“The voluntary blood donor truly gives life itself.” This is what President Richard Nixon proclaimed when he decided to officially dedicate a month to the heroes who selflessly offer a part of themselves so that others may live.

According to America’s Blood Centers, Blood transfusions in the U.S. happen about once every two seconds, and a single blood donation has the capacity to save several lives. A quarter of all blood donations go to patients suffering from cancer, and a third of African-American blood donors are compatible with individuals who have sickle cell disease.

In short, blood is a vital commodity in hospitals across the world, and its life-saving qualities are necessary for many to recover from potentially fatal conditions.

The appearance of the U.S. Department of Defense (DoD) visual information does not imply or constitute DoD endorsement.The appearance of the U.S. Department of Defense (DoD) visual information does not imply or constitute DoD endorsement.

What is National Blood Donor Month?

On December 31, 1969, President Nixon declared the first National Blood Donor Month to be January of the following year. The intent was to honor voluntary blood donors and inspire others to become new ones.

Choosing the winter season to encourage donations was no accident: Blood is in short supply during the winter months, as worsening weather conditions and tight holiday schedules limit the amount of blood hospitals receive.

How do you participate in National Blood Donor Month?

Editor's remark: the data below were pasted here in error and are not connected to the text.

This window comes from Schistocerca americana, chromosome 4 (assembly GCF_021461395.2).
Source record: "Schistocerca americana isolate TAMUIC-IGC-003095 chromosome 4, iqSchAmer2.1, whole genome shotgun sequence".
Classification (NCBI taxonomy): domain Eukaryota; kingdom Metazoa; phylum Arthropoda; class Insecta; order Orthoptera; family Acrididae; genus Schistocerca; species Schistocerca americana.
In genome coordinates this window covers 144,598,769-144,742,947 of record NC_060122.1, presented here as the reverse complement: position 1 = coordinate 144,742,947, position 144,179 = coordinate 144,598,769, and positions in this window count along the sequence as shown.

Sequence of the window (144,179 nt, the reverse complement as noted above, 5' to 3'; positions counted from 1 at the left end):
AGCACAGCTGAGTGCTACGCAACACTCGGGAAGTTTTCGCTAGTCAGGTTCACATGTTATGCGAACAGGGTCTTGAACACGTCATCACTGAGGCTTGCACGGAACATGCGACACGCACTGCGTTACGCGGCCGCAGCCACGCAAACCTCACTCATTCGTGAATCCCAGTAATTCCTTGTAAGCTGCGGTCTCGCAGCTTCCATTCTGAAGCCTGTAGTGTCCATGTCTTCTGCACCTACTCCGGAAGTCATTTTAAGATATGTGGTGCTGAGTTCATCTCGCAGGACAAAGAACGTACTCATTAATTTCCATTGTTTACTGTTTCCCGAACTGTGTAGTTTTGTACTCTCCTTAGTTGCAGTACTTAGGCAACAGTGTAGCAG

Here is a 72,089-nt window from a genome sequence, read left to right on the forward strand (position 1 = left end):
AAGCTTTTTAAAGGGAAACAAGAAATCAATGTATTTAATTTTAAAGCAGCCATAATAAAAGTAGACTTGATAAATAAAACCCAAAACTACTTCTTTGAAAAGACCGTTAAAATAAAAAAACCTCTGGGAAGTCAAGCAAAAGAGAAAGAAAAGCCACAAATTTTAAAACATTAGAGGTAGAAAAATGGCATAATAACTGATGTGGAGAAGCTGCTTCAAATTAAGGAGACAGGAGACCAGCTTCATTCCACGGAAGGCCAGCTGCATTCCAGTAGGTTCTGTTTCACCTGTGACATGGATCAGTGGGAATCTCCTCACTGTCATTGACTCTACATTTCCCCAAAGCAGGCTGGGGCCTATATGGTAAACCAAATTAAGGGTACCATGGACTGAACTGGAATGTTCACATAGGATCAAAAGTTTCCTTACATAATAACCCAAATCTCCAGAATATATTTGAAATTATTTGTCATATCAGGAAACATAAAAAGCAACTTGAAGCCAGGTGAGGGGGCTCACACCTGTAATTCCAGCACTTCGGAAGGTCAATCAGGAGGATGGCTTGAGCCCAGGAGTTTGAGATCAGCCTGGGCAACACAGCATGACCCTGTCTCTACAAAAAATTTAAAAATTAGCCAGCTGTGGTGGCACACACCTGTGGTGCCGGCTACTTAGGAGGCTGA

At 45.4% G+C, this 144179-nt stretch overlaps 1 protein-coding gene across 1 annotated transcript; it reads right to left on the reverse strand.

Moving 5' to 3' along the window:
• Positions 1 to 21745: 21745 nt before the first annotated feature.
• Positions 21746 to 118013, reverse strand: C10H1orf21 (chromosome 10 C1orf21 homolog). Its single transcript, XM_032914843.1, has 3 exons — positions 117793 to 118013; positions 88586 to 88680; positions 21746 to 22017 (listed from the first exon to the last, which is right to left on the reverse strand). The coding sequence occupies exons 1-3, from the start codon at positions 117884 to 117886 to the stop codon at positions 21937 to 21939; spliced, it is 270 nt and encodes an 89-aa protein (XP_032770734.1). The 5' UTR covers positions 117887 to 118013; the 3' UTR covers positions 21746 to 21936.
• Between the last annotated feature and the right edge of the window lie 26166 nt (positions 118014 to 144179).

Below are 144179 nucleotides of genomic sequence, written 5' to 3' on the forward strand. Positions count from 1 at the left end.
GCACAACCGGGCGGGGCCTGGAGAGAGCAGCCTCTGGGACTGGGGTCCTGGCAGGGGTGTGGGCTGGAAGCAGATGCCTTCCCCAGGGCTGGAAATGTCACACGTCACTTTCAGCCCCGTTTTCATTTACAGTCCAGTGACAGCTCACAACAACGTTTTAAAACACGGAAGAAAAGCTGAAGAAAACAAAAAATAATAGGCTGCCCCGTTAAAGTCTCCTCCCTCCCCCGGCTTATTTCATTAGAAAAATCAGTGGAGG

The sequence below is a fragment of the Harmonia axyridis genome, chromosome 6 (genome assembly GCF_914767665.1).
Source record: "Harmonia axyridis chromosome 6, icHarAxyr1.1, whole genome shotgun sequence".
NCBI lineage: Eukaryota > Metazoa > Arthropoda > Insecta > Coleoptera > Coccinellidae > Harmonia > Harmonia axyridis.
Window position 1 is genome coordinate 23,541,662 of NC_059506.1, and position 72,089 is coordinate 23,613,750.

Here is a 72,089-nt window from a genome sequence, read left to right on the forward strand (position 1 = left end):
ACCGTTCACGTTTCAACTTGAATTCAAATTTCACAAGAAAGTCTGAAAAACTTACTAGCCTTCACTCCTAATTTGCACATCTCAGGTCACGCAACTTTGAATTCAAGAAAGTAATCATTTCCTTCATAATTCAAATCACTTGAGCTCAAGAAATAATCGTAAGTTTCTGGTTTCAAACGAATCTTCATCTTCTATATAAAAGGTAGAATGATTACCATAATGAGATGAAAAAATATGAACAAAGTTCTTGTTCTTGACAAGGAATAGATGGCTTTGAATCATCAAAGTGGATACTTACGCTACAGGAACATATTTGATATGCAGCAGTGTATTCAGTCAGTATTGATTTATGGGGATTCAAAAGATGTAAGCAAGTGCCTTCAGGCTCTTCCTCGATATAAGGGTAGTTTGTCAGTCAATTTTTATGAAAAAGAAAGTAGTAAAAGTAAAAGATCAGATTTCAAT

The best way to honor voluntary blood donors is to become a donor yourself. Despite the ongoing need for blood (one in three people will need a transfusion at some point during their lifetime, according to OneBlood), only 3% of Americans give blood each year. With winter being notable for its drop in blood donations, there’s no better time to do your part.

Donating blood is a virtually painless process, and you can safely give to blood banks up to six times each year. Of course, you don’t have to donate any more than you’re comfortable with — even one contribution is an exceptionally honorable and potentially life-saving act.

There are very few limitations to giving blood. You can be as young as 16 years old (with parental consent) to donate, and there’s no upper age limit. Don’t donate if you have an acute infection or are taking blood thinners. Some illnesses may bar you from giving blood. If you’re thinking of contributing, check out this checklist provided by the American Red Cross to ensure you qualify.

Donating at an authorized location is necessary. The AABB offers a tool that can help you find a viable blood donation site online. Blood drives happen frequently throughout the country, so look for one that’s convenient for you.

Health benefits come with donating

Before every donation, you’ll receive a wellness check to ensure you’re in good shape — so why not take advantage of the free checkup? This wellness check looks at:

  • Cholesterol levels
  • Iron count
  • Body temperature
  • Pulse rate
  • Blood pressure level

It’s not uncommon for donors to discover that they have a medical condition warranting follow-up with a doctor. The results of these screenings can vary frequently throughout your lifetime, so a wellness check as part of your blood donation is a cost-free way to monitor your health.

Save a life this winter, and throughout the year

The need for blood donations doesn’t wane with the seasons, but the supply of blood does. That makes National Blood Donor Month one of the most important times to become a donor. Not only can you help others this way, but you can also help yourself thanks to the added health benefits included with donating.

Blood is a substance that can’t be manufactured by artificial means. It comes from one place and one place only: the hearts of men and women just like you.